Because of the island’s small population, now around 300, everybody knew everybody, according to Gaskill. “We played ball in the middle of the dirt road,” he says. “If a car came along, they would stop for us. People got along better then. They had gardens, sold fish and were self-contained.”
Many of Gaskill’s contemporaries left the island after graduation.
“When I finished high school, I went to work on a dredge boat,” says Styron. “I came back because I wanted to be home. I began fishing because there was nothing else to do.”
In the 1960s, many changes came to the island. In 1963, the ferry terminal was built at the end of Cedar Island. In 1964, the U.S. Fish & Wildlife Service began acquiring acres for the wildlife refuge.
In that same year, ferry service to Ocracoke began and put the tiny community on the map.
While on an unspoiled tract of prairie in Iowa, Day met some sightseers who had been on the ferry. “Imagine our surprise when we discovered that they had recently come down the North Carolina Outer Banks and crossed over from Ocracoke to Cedar Island on the ferry and were very enthusiastic about the fisher-folk charm of Cedar Island,” writes Jean Day in Cedar Island Fisher Folk. “When we lived there in the ’50s, it was the jumping off place or the end of the road.”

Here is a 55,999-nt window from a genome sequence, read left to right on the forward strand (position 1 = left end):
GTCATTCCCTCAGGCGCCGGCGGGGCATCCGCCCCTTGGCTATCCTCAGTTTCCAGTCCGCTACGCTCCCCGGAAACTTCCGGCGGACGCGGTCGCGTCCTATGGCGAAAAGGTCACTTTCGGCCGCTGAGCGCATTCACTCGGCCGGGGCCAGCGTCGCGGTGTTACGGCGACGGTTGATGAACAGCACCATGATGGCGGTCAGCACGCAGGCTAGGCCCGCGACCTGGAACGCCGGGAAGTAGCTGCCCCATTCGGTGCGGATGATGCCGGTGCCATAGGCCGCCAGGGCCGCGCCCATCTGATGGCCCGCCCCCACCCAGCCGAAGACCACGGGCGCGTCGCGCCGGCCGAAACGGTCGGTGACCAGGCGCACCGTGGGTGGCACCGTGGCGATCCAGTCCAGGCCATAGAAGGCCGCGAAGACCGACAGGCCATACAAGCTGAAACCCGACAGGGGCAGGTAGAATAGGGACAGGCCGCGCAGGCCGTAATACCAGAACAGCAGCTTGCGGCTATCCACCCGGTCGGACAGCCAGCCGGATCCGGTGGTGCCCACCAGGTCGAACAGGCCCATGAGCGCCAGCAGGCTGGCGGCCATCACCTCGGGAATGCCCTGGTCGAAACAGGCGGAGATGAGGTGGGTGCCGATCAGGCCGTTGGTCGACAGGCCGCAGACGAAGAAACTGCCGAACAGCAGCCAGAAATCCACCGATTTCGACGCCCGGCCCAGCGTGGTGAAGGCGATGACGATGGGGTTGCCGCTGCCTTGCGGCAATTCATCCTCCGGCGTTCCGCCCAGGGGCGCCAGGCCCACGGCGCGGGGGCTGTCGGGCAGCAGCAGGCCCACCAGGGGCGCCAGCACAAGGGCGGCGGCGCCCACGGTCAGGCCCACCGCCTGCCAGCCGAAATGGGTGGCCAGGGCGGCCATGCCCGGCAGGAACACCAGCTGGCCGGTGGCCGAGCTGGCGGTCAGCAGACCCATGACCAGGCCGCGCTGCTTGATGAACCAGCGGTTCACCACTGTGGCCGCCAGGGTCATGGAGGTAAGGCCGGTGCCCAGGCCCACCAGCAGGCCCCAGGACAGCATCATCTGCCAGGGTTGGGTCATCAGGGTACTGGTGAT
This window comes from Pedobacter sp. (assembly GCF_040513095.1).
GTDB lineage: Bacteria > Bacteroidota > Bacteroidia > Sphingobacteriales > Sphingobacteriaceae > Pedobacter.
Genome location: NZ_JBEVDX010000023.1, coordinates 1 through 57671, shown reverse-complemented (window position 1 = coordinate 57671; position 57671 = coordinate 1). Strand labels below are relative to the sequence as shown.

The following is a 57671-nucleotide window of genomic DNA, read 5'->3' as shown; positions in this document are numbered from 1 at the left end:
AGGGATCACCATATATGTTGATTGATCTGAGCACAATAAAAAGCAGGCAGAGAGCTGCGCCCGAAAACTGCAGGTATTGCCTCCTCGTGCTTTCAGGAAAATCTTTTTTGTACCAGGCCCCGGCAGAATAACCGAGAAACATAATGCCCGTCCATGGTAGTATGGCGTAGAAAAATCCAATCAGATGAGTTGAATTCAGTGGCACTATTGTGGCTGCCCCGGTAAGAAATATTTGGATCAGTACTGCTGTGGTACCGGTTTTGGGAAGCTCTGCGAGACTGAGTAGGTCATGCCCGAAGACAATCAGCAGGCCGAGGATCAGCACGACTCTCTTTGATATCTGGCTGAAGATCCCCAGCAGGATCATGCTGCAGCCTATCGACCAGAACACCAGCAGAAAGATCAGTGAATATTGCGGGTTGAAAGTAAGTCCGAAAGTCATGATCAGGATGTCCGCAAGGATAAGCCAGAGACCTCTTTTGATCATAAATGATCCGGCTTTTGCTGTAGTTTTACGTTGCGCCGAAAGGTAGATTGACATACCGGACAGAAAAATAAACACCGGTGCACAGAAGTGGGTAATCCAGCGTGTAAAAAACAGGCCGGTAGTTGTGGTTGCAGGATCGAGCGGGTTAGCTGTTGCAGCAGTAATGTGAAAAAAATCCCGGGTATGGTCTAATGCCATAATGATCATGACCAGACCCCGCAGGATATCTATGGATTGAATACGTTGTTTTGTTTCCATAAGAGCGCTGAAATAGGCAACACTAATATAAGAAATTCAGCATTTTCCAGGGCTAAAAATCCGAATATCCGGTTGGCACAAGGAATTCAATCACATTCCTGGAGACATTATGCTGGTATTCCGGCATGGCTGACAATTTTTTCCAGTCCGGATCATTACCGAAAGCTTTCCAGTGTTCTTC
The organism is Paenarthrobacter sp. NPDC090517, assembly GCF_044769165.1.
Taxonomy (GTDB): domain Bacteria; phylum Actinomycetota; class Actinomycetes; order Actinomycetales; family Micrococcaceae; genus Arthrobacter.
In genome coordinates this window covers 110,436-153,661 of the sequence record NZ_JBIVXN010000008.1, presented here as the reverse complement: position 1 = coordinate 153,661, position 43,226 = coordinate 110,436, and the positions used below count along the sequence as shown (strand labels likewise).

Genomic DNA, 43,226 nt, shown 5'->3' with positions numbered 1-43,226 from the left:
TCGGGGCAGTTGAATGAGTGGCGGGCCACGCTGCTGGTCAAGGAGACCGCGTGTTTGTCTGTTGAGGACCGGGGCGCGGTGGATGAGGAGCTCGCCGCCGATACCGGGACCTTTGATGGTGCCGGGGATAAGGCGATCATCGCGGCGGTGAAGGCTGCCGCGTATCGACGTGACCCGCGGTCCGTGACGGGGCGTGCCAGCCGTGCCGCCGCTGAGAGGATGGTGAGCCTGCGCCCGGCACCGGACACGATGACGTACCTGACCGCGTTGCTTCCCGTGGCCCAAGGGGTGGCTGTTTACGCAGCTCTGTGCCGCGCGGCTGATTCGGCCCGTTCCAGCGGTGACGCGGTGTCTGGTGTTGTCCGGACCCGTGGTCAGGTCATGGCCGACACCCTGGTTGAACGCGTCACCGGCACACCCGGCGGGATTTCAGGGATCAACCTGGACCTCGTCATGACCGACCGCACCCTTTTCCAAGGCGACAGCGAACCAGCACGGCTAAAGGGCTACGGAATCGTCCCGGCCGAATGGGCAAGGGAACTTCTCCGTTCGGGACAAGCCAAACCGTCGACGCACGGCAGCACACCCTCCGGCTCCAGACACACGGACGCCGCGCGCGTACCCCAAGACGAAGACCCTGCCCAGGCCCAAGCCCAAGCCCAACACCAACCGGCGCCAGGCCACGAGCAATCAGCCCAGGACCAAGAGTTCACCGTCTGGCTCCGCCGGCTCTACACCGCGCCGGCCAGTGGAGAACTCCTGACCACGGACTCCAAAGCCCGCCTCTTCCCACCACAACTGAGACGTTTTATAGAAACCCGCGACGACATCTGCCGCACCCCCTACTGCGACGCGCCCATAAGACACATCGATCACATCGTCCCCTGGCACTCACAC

With the arrival of the ferry, more newcomers began moving to the island.
“A lot of people move here, stay awhile and then leave because they are unhappy,” says Ellen Goodwin, manager of the Cedar Island Ferry. “Whatever you want, it takes an hour or so to get to.”
But the natives always come back.
“I have lived at a lot of different places,” says Day, who now lives in Newport. “But Cedar Island is the only place I come back to. It just gets in your blood.”
For more information on the Cedar Island National Wildlife Refuge, call 252/926-4021 or visit the Web: http://refuges.fws.gov. For information about the N.C. Department of Transportation Ferry System visit: www.ncferry.org or call 800-BY-FERRY.
This article was published in the Early Summer 2003 issue of Coastwatch.
For contact information and reprint requests, visit ncseagrant.ncsu.edu/coastwatch/contact/.